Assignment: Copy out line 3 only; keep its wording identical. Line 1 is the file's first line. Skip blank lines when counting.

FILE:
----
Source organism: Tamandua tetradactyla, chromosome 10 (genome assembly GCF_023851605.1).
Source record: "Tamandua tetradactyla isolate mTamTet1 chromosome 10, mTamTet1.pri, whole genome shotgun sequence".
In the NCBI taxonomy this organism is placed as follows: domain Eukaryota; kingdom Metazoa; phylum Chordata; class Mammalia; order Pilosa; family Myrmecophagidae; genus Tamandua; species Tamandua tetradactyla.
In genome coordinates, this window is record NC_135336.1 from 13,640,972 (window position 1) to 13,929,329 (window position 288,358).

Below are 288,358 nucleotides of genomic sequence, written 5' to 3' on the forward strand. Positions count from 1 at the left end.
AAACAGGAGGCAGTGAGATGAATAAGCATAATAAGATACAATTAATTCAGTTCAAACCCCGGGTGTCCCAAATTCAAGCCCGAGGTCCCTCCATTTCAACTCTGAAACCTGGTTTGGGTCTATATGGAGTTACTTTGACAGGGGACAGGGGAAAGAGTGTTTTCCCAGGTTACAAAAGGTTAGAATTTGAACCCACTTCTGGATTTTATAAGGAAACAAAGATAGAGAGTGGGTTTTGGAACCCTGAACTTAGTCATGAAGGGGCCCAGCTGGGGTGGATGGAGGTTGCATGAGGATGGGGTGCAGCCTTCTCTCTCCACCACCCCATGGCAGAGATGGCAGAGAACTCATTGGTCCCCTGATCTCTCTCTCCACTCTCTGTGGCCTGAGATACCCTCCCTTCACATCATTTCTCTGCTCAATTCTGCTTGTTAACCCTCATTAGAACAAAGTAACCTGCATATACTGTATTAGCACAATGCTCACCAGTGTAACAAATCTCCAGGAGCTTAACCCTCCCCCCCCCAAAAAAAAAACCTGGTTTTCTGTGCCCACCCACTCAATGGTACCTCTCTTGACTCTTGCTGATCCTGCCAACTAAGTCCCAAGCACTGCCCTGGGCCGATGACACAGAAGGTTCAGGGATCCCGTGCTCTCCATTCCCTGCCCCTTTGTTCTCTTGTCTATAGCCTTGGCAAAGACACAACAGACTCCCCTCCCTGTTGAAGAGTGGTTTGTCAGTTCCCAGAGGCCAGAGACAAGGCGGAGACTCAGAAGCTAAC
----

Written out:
In the NCBI taxonomy this organism is placed as follows: domain Eukaryota; kingdom Metazoa; phylum Chordata; class Mammalia; order Pilosa; family Myrmecophagidae; genus Tamandua; species Tamandua tetradactyla.